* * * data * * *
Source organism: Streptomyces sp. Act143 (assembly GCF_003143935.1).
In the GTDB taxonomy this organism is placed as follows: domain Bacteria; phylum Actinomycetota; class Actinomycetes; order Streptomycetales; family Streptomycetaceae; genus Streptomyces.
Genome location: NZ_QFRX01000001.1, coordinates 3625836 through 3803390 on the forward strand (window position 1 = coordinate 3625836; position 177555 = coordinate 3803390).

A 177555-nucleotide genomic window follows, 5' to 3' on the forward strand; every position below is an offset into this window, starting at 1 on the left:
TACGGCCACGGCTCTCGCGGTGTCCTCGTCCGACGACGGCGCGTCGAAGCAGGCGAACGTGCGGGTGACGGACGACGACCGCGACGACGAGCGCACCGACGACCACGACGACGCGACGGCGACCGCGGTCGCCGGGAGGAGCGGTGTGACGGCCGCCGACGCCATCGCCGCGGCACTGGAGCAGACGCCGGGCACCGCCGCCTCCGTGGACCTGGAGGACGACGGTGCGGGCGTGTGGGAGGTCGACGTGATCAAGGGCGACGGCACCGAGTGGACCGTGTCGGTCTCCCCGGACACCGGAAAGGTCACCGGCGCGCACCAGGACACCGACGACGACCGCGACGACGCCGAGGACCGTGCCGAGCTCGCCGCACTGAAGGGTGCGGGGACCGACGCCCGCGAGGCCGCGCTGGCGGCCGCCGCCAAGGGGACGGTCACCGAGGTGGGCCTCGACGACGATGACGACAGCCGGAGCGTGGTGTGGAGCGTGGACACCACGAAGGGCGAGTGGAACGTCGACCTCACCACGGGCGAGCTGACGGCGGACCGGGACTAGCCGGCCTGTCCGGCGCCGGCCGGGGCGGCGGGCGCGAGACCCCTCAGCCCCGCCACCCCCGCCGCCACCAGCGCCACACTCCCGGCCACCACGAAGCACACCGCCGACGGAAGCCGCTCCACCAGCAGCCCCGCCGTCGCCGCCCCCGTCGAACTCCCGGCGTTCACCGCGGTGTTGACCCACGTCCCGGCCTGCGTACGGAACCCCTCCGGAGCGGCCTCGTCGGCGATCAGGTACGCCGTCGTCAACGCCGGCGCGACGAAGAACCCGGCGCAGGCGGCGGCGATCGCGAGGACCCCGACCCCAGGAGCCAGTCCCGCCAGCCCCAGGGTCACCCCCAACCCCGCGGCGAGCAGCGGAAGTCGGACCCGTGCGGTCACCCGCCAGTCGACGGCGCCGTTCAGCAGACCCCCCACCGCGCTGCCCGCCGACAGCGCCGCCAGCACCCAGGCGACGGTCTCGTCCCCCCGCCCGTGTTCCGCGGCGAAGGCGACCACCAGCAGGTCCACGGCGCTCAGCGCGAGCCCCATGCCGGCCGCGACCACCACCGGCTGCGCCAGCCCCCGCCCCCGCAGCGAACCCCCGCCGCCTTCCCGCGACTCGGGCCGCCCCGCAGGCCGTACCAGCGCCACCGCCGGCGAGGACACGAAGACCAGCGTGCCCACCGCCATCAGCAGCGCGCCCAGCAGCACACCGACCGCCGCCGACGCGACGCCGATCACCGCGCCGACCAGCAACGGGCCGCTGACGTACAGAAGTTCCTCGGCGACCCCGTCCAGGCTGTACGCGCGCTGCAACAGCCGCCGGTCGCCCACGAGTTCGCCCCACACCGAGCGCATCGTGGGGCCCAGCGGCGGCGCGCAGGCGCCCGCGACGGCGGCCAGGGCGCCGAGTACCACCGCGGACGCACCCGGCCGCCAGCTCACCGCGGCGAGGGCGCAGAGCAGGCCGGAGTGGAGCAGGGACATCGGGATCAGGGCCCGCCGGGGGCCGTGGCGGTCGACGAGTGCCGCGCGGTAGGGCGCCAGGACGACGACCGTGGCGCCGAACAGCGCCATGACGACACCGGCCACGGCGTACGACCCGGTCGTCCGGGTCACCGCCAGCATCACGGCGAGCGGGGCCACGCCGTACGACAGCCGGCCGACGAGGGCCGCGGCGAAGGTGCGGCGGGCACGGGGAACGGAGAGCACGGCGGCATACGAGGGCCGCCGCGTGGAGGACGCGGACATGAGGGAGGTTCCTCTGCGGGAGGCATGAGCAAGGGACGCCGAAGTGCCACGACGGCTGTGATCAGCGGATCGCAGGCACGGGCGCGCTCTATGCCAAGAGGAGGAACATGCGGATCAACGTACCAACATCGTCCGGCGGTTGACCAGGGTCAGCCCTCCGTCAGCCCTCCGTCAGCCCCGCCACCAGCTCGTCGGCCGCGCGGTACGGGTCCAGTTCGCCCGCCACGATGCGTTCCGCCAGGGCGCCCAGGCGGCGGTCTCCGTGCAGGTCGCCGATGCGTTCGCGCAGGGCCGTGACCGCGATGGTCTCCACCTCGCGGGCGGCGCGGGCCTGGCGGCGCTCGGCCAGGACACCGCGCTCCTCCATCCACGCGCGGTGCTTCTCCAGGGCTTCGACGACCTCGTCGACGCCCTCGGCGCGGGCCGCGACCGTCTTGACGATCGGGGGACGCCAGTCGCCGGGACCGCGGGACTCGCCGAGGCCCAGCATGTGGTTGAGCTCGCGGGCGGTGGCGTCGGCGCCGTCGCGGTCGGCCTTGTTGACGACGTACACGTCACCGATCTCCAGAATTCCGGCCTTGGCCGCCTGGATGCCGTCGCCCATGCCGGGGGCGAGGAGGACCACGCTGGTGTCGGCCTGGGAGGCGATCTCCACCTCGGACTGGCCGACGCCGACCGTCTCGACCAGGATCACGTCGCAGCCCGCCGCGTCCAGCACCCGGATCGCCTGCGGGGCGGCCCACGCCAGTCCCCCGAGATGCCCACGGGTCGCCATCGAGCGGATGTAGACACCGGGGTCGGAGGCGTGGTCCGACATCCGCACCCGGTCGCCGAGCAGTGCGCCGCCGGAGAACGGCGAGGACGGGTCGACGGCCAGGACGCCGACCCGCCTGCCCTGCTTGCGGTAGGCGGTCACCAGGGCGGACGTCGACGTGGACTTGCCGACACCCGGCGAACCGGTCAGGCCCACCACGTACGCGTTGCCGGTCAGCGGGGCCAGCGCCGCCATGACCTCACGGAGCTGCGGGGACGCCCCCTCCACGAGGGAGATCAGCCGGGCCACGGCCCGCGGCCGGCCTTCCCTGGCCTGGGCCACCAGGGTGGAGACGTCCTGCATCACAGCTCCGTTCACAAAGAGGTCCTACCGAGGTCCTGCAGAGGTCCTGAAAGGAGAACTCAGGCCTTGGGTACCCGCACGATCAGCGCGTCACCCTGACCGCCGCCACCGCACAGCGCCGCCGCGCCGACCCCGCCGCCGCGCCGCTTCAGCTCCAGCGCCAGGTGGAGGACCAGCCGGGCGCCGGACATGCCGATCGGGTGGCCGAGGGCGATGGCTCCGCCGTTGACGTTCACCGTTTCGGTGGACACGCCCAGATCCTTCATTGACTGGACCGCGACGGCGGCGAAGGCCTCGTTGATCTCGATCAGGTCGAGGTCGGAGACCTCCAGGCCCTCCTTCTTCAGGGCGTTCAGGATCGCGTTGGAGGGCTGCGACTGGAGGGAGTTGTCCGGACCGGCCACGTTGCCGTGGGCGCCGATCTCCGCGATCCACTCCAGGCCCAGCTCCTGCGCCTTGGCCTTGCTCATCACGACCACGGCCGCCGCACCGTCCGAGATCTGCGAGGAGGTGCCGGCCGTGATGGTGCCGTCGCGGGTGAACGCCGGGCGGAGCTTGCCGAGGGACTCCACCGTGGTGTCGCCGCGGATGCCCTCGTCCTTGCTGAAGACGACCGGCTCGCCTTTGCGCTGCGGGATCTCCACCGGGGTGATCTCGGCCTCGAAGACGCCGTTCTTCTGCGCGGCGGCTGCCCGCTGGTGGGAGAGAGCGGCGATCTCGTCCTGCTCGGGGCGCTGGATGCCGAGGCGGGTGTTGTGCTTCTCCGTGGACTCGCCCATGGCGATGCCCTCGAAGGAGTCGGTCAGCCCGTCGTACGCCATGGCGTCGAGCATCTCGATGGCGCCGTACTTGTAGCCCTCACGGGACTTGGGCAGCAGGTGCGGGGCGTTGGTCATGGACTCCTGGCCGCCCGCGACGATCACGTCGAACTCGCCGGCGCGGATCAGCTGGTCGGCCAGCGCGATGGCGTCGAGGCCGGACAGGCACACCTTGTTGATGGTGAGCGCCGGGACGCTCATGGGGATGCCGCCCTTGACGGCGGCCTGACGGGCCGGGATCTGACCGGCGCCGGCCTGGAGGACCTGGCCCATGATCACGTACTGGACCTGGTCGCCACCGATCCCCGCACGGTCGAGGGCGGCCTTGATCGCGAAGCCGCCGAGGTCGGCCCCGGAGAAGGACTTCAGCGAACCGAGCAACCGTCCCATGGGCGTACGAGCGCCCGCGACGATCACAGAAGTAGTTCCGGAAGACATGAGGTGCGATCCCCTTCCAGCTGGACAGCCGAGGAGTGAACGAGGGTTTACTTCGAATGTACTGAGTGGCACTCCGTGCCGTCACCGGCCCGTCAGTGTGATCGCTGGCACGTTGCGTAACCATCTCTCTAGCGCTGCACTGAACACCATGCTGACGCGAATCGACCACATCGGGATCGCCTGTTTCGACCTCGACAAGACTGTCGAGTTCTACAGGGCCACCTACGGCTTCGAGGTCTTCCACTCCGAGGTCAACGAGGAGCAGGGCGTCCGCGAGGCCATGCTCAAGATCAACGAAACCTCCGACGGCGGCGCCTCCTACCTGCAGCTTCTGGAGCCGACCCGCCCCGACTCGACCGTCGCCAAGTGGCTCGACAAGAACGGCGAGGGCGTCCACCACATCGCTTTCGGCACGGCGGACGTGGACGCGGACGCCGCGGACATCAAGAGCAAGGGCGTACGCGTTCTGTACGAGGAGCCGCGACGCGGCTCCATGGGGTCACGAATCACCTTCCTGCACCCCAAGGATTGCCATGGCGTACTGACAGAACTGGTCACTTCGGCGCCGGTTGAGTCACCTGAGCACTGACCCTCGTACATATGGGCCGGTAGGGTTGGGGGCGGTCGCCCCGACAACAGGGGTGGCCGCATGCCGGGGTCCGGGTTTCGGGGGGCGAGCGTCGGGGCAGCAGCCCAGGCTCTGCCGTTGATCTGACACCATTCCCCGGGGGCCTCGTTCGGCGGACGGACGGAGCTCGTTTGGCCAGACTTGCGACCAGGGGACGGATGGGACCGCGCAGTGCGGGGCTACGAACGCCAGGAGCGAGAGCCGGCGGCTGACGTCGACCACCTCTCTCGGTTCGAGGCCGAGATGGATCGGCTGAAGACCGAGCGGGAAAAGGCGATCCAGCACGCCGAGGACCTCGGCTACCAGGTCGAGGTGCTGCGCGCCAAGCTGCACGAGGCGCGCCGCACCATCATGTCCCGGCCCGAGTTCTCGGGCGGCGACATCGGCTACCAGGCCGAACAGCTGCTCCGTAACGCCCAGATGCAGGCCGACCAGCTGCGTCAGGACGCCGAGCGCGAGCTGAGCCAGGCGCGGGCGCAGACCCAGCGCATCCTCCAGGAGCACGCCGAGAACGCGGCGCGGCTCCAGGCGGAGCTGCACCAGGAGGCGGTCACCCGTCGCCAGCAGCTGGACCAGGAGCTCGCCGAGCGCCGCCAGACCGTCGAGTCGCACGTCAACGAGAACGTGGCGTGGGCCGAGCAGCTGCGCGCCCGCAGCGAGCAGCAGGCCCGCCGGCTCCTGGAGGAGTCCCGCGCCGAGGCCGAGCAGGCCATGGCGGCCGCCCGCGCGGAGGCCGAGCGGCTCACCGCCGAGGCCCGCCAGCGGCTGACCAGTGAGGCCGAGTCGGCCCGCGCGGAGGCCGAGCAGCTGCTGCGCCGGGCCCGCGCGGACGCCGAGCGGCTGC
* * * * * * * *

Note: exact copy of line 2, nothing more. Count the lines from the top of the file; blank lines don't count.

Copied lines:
In the GTDB taxonomy this organism is placed as follows: domain Bacteria; phylum Actinomycetota; class Actinomycetes; order Streptomycetales; family Streptomycetaceae; genus Streptomyces.